I’m not a fan of advertising – the art of making you need what you don’t want. (The ads which occasionally appear at the foot of posts on this blog are nothing to do with me; they arise as a consequence of my unwillingness to ungrit my teeth and shell out for the WordPress add-on that would block them.) But I’m going to here use my own space to plug a couple of new books – even though I haven’t yet read them.
The best film I saw last year was – by some distance – The Master. Whether or not a direct or allusive exposition of L. Ron Hubbard and Scientology, there is a more general pattern revealed in this compelling work by pre-eminent film-maker Paul Thomas Anderson.
The self-help/positive-thinking book/philosophy thing that brings reverence and power and (a stated aim of LRH) wealth to its author and propagators. The lifestyle as cult as religion as system-abusing business. The cultivation of the sympathy and support of prominent public figures with enviable status. The worshipful defensiveness of the followers, oblivious and/or apologetic of the slide (of the leaders) of the movement into power- and wealth-preserving corruption. The organised ‘reputation management’ and image marketing. The Orwellian obscuration of history. And the morphing into fascism: the crushing of dissension; the silencing of criticism; the censorship, suppression and banning of books.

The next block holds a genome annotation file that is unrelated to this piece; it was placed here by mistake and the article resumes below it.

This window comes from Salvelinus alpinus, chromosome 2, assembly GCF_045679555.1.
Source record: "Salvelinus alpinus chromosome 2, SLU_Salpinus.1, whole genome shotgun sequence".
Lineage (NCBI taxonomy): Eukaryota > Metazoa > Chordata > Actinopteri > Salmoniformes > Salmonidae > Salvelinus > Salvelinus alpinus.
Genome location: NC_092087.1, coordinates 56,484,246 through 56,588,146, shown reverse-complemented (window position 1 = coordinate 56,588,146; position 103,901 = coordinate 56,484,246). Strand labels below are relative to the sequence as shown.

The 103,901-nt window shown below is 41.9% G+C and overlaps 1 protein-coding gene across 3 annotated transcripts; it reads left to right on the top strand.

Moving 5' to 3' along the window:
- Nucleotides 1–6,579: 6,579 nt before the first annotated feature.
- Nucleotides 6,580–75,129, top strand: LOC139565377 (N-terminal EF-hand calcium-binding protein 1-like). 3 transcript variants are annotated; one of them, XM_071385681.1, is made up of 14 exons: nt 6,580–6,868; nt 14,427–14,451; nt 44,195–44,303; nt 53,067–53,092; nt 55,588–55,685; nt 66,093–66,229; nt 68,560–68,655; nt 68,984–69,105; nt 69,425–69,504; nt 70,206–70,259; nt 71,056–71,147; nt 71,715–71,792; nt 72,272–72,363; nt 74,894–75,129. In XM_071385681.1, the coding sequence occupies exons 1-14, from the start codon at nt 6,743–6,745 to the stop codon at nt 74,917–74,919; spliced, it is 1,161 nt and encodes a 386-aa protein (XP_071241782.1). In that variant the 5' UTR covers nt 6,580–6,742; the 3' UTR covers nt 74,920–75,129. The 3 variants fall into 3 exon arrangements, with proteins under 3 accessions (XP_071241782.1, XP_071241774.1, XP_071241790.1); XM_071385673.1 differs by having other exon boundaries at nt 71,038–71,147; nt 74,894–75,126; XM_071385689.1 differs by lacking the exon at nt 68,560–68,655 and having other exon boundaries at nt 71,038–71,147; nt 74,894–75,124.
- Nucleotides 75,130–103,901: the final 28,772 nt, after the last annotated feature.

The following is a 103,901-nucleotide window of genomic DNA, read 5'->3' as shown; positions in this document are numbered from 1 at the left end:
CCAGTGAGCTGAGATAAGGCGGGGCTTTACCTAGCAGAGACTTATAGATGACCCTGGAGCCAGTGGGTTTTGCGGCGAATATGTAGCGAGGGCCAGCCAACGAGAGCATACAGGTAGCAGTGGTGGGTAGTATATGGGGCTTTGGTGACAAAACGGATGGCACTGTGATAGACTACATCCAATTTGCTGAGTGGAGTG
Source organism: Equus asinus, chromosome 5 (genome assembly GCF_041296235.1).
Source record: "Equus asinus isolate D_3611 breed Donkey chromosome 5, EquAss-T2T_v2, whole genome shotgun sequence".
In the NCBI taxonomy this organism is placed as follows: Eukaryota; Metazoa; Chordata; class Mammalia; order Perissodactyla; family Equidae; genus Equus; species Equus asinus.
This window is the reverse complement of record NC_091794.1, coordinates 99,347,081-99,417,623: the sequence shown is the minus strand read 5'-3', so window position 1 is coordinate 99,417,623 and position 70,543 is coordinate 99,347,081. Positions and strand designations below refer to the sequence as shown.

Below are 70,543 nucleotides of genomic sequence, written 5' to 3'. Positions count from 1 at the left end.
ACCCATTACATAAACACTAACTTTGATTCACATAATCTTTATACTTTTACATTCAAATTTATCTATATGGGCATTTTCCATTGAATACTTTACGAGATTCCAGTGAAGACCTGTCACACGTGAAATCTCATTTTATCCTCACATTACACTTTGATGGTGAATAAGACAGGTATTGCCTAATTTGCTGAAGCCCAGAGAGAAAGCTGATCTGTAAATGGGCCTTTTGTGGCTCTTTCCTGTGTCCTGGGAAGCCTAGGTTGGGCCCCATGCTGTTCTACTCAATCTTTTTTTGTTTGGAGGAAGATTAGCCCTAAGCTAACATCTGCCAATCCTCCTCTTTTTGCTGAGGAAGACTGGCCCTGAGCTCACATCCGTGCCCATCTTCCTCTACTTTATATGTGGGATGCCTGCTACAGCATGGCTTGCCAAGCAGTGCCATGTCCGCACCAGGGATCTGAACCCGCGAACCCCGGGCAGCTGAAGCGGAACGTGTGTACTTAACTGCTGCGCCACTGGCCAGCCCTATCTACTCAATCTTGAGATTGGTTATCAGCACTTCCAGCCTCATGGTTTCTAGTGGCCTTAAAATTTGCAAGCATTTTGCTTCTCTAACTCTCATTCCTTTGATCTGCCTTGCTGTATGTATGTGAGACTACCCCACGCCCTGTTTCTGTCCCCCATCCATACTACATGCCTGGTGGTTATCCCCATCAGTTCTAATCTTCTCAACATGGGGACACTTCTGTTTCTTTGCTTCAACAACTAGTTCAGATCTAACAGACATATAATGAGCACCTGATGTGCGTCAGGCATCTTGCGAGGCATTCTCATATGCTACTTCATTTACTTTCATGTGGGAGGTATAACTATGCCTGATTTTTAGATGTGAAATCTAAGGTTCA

Hence, The Church of Scientology moves – courtesy of England’s poxy, tyrant-friendly libel laws – to ban a new book that sheds light on its murky modi operandi. Lawrence Wright‘s Going Clear: Scientology, Hollywood, & the Prison of Belief is available all over the world, yet its publisher here – in a country where Scientology does not, officially, possess a religion’s clout – succumbed to the threat of litigious bullying. Reminder, which we apparently need, of a ridiculously shameful state of affairs, with libel reform (again) in jeopardy.
Rather than exercise a free right to right-of-reply, the CoS favours resort to the tactics of a totalitarian order. They would have us believe such books do not exist. But the net effect… more attention is drawn, more interest piqued, more people seek it out. More people read it. In seeking to suppress, the CoS both publicises the book, and reinforces the image it manoeuvres to disguise. Despite not being published in England, the book can still be bought here. So, seek it out. Meanwhile, as a primer, read its author’s 2011 article in The New Yorker. And consider another recently released book The Church of Fear: Inside the Weird World of Scientology by John Sweeney, who also had difficulty getting published here.
And, if you haven’t, see The Master.